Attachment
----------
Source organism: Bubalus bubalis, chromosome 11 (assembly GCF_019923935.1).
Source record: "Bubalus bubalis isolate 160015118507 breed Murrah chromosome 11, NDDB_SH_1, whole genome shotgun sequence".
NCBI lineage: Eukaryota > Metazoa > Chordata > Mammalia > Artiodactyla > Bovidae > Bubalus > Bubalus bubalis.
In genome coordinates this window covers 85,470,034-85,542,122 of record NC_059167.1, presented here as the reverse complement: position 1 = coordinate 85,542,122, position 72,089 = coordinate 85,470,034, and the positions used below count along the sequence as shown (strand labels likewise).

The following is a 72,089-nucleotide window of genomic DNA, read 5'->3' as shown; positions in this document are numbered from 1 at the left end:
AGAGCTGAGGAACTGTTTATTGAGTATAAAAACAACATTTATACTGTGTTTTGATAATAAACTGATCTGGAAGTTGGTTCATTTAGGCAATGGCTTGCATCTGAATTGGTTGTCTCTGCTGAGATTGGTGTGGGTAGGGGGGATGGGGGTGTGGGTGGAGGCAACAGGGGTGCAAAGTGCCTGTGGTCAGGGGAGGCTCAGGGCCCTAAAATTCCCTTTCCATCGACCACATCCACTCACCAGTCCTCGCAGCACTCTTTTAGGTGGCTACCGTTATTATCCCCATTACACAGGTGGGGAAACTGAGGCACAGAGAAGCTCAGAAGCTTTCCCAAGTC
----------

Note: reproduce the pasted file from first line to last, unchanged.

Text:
Source organism: Bubalus bubalis, chromosome 11 (assembly GCF_019923935.1).
Source record: "Bubalus bubalis isolate 160015118507 breed Murrah chromosome 11, NDDB_SH_1, whole genome shotgun sequence".
NCBI lineage: Eukaryota > Metazoa > Chordata > Mammalia > Artiodactyla > Bovidae > Bubalus > Bubalus bubalis.
In genome coordinates this window covers 85,470,034-85,542,122 of record NC_059167.1, presented here as the reverse complement: position 1 = coordinate 85,542,122, position 72,089 = coordinate 85,470,034, and the positions used below count along the sequence as shown (strand labels likewise).

The following is a 72,089-nucleotide window of genomic DNA, read 5'->3' as shown; positions in this document are numbered from 1 at the left end:
AGAGCTGAGGAACTGTTTATTGAGTATAAAAACAACATTTATACTGTGTTTTGATAATAAACTGATCTGGAAGTTGGTTCATTTAGGCAATGGCTTGCATCTGAATTGGTTGTCTCTGCTGAGATTGGTGTGGGTAGGGGGGATGGGGGTGTGGGTGGAGGCAACAGGGGTGCAAAGTGCCTGTGGTCAGGGGAGGCTCAGGGCCCTAAAATTCCCTTTCCATCGACCACATCCACTCACCAGTCCTCGCAGCACTCTTTTAGGTGGCTACCGTTATTATCCCCATTACACAGGTGGGGAAACTGAGGCACAGAGAAGCTCAGAAGCTTTCCCAAGTC